Community Services & MEDICAL MISSIONS

Serving the Poor (501c3 U.S. non-profit)

71 Miantonomi Ave., Middletown, RI 02842 U.S.A.
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2012 MEDIA

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2012 NEWS


Contact Armando ‘Doy’ Heredia, Adviser & Spokesperson
March 2012
  •  +1-401-848-0622  •

US-Based Humanitarian Group Returns
from February 2012 Medical Mission in the Philippines
- provided medical care to Tao’t Bato cave dwellers in Palawan Island

The Rhode Island-based humanitarian group “Lingkod Timog” that translates to “Serving the poor in the Southern Philippines” recently returned from its 8th annual medical mission in the Philippines from February 22 to 29.  The group first provided medical, surgical and dental care to tribal Tagbanua patients in the island of Palawan.  The group then travelled to the remote part of Southern Palawan to care for the cave-dwelling Tao’t Bato.  Rhode Islanders Cecilia and Armando Heredia led the medical mission.

The group president Cecilia Heredia describes the medical mission: “The Tao’t Bato did not want to mix with others so we had two parallel medical services almost one-half kilometer apart – one for the Tao’t Bato and one for other tribal people and lowland Filipinos.  The Tao’t Bato walked down from their caves in family groups, including infant and children and the elderly, some almost through the night, to reach the pickup points and Philippine Marines trucks brought them the rest of the way.  Based on their ailments, they were given medical, surgical or dental care.  Those who agreed to were given haircuts.  All were fed before being trucked back to where they started.”  Cecilia is the music teacher at St Philomena School in Portsmouth, Rhode Island, and a Companion in Mission of the Faithful Companions of Jesus (FCJ).  St Philomena School raises funds through Broadway musicals for the Development Center projects of the Sisters FCJ in Manila.

Executive Director Irene Covarrubias Sabban coordinated the volunteer doctors, dentists and nurses as well as security and support personnel.  The mission team included US and Philippine-based volunteers, local private and public doctors and Philippine military doctors, surgeons and dentists. 

Dr Andrew Wilner of Newport, Rhode Island, the group’s medical director, manned one of three medical lines for the Tao’t Bato, with Dr. Tiago Villanueva Marques, and Philippine Marines Dr. Diamante on the other two.  A five-time volunteer, neurologist, and medical author, he pointed out that “we rode at high speed for almost six hours over unpaved and very rough roads just to get here.  The Tao’t Batos are seldom seen cave dwellers so we had to give them special attention.  I can't wait for the next mission!”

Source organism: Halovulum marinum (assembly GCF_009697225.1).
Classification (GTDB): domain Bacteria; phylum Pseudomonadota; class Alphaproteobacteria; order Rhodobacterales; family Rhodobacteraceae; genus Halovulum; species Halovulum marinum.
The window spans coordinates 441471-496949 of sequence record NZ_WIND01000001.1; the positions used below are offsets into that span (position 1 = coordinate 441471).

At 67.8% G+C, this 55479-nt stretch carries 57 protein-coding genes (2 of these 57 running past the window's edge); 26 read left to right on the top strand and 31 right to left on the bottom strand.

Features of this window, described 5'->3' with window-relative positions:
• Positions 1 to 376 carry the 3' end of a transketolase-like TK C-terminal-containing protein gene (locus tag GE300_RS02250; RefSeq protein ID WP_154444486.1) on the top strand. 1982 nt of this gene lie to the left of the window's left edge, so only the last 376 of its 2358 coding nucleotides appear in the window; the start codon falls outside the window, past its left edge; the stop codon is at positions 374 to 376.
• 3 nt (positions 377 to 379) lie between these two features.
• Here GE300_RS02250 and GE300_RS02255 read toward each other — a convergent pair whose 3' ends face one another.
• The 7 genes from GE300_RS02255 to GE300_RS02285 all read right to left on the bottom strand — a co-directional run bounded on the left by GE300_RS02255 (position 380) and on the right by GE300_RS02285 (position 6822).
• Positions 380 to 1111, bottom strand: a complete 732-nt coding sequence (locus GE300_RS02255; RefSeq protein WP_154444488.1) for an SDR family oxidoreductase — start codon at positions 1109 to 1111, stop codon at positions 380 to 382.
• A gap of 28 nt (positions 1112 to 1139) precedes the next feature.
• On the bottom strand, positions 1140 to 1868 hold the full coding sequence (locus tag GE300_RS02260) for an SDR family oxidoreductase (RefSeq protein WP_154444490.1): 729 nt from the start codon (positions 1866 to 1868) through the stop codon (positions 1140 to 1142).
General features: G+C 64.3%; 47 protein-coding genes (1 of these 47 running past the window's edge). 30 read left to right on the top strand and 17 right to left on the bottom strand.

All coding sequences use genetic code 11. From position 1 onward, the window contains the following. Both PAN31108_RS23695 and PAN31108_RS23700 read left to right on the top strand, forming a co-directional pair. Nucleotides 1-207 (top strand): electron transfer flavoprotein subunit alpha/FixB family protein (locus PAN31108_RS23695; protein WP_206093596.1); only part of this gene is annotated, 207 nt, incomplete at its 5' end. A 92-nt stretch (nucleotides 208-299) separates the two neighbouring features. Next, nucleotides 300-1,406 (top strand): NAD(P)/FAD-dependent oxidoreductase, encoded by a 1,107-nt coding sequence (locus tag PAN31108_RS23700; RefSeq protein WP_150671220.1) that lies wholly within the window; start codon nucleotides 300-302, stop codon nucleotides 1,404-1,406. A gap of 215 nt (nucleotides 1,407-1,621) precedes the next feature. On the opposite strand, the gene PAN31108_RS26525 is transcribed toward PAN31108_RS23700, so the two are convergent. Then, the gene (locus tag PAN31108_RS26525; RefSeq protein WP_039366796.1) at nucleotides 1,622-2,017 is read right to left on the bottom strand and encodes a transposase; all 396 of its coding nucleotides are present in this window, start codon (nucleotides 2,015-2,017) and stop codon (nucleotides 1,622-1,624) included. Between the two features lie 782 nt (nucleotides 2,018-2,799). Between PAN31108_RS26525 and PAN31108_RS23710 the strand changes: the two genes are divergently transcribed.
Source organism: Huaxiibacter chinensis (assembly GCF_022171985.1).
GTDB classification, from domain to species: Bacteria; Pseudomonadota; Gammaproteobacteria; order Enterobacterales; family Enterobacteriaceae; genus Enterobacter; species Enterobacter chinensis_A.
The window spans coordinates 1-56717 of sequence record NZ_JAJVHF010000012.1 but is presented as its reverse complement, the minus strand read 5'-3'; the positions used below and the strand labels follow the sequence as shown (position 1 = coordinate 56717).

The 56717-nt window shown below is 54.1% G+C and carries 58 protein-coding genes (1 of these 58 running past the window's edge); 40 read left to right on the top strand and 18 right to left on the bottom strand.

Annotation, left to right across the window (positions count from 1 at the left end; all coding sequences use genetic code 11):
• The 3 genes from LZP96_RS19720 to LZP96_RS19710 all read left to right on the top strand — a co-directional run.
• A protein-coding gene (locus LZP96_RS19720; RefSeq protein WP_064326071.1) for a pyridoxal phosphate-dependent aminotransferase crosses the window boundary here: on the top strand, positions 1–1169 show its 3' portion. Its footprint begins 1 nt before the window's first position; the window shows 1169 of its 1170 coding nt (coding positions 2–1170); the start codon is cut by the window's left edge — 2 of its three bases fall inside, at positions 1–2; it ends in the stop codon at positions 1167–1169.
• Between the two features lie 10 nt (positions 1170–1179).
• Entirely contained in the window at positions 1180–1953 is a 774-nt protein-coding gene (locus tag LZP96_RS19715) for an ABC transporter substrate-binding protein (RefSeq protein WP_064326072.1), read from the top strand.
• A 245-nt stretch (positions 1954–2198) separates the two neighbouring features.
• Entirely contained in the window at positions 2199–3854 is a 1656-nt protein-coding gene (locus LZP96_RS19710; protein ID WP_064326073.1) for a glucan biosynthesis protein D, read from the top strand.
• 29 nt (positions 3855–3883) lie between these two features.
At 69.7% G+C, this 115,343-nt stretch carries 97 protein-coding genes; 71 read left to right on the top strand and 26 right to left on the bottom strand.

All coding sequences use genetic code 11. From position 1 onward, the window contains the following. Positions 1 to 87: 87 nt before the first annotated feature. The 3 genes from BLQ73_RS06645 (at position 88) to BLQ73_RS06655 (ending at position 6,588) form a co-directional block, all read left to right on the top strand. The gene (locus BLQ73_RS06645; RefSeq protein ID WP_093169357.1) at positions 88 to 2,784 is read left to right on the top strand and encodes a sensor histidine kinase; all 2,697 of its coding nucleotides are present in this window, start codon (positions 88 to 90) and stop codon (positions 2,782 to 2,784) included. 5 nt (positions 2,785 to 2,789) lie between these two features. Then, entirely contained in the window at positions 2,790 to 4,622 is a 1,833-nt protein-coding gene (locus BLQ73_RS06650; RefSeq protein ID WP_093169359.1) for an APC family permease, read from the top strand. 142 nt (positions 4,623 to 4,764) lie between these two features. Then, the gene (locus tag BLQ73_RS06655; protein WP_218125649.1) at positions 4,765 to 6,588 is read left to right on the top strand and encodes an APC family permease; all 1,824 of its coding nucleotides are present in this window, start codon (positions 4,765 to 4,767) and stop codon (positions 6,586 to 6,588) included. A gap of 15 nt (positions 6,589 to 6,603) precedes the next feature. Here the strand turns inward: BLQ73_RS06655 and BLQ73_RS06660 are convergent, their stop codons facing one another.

Dr. Tiago Villanueva is a first-time volunteer to the medical mission.  A family physician from Lisbon, Portugal, whose mother is from the Philippines, he found the mission a unique way to rediscover his roots.  Also a medical writer, he will be married this summer and plans to join next year’s mission with his intended, a Canadian-Portuguese doctor. 

US-based volunteers included past Fil-Am Newport Rhode Island Presidents Larry Soriano with his wife Nellie, Tony Cercena, and Tommy Delemos.  Luth Ballon came from Seattle, and Reggie and Brenda Soriano came from Alaska.  All said they intended to join next year’s mission 

Medicine and supplies came from Lingkod Timog funds and private volunteers, such as Dr. Maria Petrillo-Bolanos of Portsmouth who responded to a last-minute list and donated surgical supplies, and Dr. Mylene Santos of Fatima University Medical Center in Metro-Manila who donated surgical drapes and other supplies.  Palawan’s famous restaurateur, Butch Chase, donated food for patients and volunteers.

Lingkod Timog spokesperson Armando Heredia pointed out that this joint Lingkod Timog and the Philippine military medical mission was formed when Lt General Juancho Sabban, the Commander of the Philippines Western Command was studying in Newport’s US Naval War College and the Heredia’s were his local sponsor.  Cecilia Heredia formed the group and Executive Director Irene Covarrubias Sabban coordinates the activities.  All missions involve private and government agencies, military and police, and Christian and tribal health care providers.  The indigenous people, such as the Tagbanuas and Tao’t Bato see not just the US and Manila-based volunteers, but their own community leaders and neighbors helping them.  Lingkod Timog’s previous missions helped the Badjaos in Zamboanga; Basilan and Sulu, the Aetas in Zambales and Lumads in Davao.

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